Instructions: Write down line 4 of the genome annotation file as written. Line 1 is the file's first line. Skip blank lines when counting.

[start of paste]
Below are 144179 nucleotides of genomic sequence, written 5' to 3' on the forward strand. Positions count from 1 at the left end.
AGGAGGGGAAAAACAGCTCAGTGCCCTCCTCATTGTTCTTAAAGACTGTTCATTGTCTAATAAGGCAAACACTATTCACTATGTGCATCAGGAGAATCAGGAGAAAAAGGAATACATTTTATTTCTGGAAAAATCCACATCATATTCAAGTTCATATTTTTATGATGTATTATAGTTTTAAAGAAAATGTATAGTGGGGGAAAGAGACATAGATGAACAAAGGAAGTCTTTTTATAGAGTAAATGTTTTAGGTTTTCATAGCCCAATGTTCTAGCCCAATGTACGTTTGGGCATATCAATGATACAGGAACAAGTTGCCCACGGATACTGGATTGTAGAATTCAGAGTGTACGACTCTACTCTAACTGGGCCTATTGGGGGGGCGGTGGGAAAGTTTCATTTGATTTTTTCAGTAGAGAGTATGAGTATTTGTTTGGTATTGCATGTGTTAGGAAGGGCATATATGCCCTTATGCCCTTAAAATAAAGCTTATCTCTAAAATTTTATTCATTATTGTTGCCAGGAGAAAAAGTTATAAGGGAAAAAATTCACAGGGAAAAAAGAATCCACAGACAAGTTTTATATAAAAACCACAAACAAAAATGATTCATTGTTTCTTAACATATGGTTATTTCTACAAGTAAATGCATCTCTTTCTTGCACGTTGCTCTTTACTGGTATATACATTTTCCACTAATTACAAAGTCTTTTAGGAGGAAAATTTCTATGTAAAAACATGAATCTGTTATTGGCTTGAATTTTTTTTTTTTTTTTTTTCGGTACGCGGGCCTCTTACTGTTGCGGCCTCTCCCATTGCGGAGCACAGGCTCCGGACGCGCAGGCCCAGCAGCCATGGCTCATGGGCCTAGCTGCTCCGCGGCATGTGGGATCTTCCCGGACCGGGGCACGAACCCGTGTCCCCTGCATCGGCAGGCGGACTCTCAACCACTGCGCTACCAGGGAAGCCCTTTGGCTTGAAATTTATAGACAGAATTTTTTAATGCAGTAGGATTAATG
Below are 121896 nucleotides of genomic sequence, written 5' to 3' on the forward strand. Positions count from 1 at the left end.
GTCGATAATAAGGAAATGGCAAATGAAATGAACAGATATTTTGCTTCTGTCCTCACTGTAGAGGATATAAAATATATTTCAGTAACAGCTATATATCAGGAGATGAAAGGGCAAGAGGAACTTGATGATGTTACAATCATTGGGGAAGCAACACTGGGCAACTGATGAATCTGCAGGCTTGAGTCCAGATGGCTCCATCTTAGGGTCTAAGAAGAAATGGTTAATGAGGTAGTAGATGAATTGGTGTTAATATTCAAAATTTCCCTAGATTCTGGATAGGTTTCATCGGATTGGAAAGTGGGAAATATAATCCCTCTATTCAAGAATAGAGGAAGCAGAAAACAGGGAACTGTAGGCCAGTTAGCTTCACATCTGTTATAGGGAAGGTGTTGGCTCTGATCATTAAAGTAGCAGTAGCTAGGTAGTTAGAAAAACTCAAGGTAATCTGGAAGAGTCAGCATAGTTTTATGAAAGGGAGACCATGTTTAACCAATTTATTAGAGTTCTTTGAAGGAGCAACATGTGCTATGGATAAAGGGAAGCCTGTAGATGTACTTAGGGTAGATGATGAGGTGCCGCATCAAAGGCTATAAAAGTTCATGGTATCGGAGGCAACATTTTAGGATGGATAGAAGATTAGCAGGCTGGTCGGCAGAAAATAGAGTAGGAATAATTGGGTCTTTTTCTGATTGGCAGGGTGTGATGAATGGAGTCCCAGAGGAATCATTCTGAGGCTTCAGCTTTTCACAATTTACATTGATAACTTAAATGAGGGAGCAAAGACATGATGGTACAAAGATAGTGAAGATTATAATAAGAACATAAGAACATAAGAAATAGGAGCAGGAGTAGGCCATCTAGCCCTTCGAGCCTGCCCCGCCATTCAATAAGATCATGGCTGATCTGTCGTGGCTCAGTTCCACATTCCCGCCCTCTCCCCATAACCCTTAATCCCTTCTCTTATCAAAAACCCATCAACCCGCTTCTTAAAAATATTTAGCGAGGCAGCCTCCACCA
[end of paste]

GTCGATAATAAGGAAATGGCAAATGAAATGAACAGATATTTTGCTTCTGTCCTCACTGTAGAGGATATAAAATATATTTCAGTAACAGCTATATATCAGGAGATGAAAGGGCAAGAGGAACTTGATGATGTTACAATCATTGGGGAAGCAACACTGGGCAACTGATGAATCTGCAGGCTTGAGTCCAGATGGCTCCATCTTAGGGTCTAAGAAGAAATGGTTAATGAGGTAGTAGATGAATTGGTGTTAATATTCAAAATTTCCCTAGATTCTGGATAGGTTTCATCGGATTGGAAAGTGGGAAATATAATCCCTCTATTCAAGAATAGAGGAAGCAGAAAACAGGGAACTGTAGGCCAGTTAGCTTCACATCTGTTATAGGGAAGGTGTTGGCTCTGATCATTAAAGTAGCAGTAGCTAGGTAGTTAGAAAAACTCAAGGTAATCTGGAAGAGTCAGCATAGTTTTATGAAAGGGAGACCATGTTTAACCAATTTATTAGAGTTCTTTGAAGGAGCAACATGTGCTATGGATAAAGGGAAGCCTGTAGATGTACTTAGGGTAGATGATGAGGTGCCGCATCAAAGGCTATAAAAGTTCATGGTATCGGAGGCAACATTTTAGGATGGATAGAAGATTAGCAGGCTGGTCGGCAGAAAATAGAGTAGGAATAATTGGGTCTTTTTCTGATTGGCAGGGTGTGATGAATGGAGTCCCAGAGGAATCATTCTGAGGCTTCAGCTTTTCACAATTTACATTGATAACTTAAATGAGGGAGCAAAGACATGATGGTACAAAGATAGTGAAGATTATAATAAGAACATAAGAACATAAGAAATAGGAGCAGGAGTAGGCCATCTAGCCCTTCGAGCCTGCCCCGCCATTCAATAAGATCATGGCTGATCTGTCGTGGCTCAGTTCCACATTCCCGCCCTCTCCCCATAACCCTTAATCCCTTCTCTTATCAAAAACCCATCAACCCGCTTCTTAAAAATATTTAGCGAGGCAGCCTCCACCA